Injuries occur when a muscle is in a lengthened state in a position out of your bodies threshold, and with that your bodies natural reaction once over-lengthened is to recoil and protect itself. If you try to fully stretch the muscle afterwards, there will be quite a bit of pain. But to help with the healing process, you want to get movement into the area as soon as possible to create a “pump” affect bringing in fresh fluids full of nutrients into the surrounding tissues. Because the muscle will be in a shortened state, you want to gradually work to give it more length, staying within a threshold of success without pain. As I like to explain it, you want to go and just barely kiss the pain, but never pass into the pain. This will help to increase your bodies tolerance to the stress demands on that muscle and will help to get you back to activities faster.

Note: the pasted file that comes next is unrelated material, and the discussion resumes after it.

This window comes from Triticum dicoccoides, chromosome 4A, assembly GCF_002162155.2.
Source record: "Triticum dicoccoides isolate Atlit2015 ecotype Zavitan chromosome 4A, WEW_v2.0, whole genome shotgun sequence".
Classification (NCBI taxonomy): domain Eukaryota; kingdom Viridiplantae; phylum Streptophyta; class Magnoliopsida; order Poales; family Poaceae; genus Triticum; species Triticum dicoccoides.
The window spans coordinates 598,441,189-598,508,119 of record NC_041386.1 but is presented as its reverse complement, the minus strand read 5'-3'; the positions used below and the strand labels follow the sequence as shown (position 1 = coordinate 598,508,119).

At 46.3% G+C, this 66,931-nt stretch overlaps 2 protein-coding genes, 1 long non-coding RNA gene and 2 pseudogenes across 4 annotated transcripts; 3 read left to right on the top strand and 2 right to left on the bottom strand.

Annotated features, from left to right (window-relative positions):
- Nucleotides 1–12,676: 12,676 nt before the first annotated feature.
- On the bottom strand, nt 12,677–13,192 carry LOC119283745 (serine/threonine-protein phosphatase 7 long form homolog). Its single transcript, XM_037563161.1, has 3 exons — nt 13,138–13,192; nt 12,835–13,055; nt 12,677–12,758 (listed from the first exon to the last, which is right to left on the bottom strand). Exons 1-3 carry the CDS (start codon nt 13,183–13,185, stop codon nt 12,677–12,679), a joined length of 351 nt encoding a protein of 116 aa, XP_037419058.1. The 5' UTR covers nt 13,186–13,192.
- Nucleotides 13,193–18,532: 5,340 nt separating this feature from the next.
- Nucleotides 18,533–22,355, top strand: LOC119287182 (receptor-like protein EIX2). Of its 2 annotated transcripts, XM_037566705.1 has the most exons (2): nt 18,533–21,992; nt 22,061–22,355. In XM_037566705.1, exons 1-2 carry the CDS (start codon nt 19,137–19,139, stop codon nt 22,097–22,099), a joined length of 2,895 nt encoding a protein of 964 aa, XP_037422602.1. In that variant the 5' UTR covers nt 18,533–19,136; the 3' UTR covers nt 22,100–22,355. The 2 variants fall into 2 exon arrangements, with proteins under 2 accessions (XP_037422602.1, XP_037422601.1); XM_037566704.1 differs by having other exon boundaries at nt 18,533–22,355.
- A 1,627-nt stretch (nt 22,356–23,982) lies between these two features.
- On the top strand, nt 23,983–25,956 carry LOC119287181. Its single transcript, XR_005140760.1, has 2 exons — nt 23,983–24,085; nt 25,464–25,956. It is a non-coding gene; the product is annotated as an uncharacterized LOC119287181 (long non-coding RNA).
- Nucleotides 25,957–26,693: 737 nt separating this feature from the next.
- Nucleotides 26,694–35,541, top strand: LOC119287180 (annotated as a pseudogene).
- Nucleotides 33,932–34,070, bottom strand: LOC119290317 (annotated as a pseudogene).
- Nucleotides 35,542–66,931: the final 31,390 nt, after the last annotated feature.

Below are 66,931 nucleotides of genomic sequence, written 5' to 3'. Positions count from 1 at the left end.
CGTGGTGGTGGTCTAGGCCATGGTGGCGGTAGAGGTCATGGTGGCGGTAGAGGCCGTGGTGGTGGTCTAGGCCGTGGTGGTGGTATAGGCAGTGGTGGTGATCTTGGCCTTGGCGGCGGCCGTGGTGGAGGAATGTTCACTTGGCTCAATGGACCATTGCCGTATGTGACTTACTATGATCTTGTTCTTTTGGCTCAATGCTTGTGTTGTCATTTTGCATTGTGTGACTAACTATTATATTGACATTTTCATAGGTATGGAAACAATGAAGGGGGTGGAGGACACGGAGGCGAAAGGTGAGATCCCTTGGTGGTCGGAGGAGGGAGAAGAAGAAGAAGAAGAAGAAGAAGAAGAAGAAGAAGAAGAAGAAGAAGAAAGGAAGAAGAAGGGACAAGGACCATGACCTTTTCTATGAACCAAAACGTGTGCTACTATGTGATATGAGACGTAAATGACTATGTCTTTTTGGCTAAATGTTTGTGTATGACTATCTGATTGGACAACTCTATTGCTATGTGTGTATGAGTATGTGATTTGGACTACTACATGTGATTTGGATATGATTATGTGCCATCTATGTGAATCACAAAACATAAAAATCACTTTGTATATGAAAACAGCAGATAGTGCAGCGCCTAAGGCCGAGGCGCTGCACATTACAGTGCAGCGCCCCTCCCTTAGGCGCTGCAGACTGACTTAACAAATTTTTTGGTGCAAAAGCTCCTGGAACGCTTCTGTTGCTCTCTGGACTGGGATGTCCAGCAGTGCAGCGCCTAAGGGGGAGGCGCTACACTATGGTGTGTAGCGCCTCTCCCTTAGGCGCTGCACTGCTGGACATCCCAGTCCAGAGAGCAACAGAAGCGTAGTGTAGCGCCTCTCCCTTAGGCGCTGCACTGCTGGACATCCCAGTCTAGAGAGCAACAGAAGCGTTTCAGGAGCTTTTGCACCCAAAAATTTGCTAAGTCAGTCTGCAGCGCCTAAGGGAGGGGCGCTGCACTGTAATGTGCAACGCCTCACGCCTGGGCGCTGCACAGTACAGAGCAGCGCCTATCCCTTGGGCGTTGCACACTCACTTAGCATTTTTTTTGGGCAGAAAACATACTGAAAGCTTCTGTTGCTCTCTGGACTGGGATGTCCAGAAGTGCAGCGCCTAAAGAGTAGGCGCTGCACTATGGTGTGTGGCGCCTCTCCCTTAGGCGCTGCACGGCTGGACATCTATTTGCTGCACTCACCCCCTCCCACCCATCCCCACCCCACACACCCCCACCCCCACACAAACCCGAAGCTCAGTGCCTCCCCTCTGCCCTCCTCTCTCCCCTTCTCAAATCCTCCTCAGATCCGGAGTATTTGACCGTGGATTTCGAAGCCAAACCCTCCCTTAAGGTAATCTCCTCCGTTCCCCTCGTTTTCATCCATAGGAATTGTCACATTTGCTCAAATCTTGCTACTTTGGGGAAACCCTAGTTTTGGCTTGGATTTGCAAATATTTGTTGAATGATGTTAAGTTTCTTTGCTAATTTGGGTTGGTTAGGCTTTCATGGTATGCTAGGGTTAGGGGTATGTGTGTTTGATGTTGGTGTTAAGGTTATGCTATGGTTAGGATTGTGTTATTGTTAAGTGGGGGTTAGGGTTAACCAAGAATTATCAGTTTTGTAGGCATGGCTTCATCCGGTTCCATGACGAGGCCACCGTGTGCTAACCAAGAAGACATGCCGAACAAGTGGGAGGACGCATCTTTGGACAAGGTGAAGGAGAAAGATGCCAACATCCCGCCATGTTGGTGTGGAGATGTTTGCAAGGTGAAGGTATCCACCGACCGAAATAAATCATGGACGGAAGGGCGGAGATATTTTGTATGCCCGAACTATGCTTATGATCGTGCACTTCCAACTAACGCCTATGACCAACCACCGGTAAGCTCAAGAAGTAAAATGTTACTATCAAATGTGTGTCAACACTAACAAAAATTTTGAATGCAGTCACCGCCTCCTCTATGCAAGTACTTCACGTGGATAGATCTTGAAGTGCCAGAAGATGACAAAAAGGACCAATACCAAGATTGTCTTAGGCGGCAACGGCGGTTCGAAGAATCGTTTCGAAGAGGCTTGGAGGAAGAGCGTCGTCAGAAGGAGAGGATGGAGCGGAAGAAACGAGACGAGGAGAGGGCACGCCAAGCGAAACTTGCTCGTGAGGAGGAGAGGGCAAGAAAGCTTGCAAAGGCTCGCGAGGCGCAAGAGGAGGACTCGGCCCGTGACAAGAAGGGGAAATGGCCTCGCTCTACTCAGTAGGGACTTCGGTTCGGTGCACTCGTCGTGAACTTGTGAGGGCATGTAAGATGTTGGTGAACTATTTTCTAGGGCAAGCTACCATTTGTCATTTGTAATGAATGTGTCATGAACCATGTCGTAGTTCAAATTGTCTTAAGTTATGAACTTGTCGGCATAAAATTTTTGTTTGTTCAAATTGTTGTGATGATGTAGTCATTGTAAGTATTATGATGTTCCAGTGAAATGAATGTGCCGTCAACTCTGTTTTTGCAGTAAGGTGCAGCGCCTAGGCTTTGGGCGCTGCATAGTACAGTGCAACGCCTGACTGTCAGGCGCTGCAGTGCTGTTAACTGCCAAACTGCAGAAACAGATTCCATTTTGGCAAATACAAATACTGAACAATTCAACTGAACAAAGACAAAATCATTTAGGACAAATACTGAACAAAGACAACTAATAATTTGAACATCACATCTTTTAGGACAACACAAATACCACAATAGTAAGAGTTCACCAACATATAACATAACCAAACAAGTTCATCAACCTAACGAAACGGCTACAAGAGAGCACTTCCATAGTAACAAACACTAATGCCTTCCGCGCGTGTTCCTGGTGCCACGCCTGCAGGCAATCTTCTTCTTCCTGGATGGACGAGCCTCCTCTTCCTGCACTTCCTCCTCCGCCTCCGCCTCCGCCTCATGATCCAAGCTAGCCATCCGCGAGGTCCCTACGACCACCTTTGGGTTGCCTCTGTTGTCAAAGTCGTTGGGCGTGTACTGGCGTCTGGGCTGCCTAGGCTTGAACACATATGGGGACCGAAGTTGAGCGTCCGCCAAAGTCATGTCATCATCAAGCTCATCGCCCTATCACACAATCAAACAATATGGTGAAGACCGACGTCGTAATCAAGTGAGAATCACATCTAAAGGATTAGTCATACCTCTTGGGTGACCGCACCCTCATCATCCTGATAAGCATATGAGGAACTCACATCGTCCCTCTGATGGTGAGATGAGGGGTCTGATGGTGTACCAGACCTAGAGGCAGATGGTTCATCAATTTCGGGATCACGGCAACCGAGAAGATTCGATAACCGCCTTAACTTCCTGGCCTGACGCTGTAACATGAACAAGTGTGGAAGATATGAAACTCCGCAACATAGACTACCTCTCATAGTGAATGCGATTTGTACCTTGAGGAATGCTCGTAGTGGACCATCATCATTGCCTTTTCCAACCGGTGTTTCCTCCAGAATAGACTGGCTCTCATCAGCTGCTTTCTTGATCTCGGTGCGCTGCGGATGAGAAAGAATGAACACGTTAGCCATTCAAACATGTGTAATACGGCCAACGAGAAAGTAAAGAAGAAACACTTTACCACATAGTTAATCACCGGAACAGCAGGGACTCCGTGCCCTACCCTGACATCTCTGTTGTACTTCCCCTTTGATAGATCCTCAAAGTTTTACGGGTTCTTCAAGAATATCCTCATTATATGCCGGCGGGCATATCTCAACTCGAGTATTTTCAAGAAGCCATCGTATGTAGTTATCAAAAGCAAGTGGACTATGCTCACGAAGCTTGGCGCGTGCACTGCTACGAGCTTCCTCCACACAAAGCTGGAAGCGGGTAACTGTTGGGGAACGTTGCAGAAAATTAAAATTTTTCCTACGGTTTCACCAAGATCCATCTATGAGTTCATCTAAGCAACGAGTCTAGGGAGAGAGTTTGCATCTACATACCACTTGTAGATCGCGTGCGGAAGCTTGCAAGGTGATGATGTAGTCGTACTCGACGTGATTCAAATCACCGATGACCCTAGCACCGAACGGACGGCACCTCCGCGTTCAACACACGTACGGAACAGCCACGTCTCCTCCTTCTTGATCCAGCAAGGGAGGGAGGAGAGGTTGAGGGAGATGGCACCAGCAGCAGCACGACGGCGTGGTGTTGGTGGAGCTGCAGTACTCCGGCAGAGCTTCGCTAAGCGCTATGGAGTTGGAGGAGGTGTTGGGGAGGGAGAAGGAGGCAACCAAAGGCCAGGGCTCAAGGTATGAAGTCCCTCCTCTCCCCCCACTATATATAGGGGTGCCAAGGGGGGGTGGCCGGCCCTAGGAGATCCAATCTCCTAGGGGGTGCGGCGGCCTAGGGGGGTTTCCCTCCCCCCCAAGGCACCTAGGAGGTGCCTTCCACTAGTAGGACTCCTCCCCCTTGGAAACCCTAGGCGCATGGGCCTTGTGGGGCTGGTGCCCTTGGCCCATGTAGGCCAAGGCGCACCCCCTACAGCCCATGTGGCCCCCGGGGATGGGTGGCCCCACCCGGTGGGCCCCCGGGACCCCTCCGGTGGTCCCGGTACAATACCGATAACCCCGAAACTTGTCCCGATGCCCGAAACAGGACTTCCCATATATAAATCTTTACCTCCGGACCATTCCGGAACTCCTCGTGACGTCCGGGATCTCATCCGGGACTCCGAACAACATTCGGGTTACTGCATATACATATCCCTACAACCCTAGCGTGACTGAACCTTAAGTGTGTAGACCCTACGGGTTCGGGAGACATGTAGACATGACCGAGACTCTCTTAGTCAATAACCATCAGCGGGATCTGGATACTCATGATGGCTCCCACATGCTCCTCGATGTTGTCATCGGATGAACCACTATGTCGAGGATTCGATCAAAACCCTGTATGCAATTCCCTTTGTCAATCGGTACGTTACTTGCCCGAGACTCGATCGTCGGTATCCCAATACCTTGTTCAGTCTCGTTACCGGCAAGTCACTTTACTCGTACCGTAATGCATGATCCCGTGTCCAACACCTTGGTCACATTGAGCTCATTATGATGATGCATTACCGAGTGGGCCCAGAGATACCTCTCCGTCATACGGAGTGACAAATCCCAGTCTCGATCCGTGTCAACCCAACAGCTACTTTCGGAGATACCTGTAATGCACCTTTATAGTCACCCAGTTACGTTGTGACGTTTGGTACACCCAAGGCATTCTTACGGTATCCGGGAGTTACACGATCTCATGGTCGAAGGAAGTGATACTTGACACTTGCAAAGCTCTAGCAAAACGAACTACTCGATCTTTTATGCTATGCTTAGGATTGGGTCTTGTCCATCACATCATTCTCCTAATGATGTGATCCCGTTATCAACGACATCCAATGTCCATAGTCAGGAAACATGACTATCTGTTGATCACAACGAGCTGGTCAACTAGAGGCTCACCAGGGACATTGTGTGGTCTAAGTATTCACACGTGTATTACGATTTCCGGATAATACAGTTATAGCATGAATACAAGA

When it comes to working out, you are still able to workout, but I would take a more global approach to your exercises that will incorporate more tissues in which the forces have to travel through. What this will help to do is dampen the stress load of the exercise as it gets closer to the affected region. You can also make sure to shorten the affected area in all 3 planes of motion (External Rotation, Abduction, and Extension) in order to take the Gluts completely out of the picture.
I hope this helps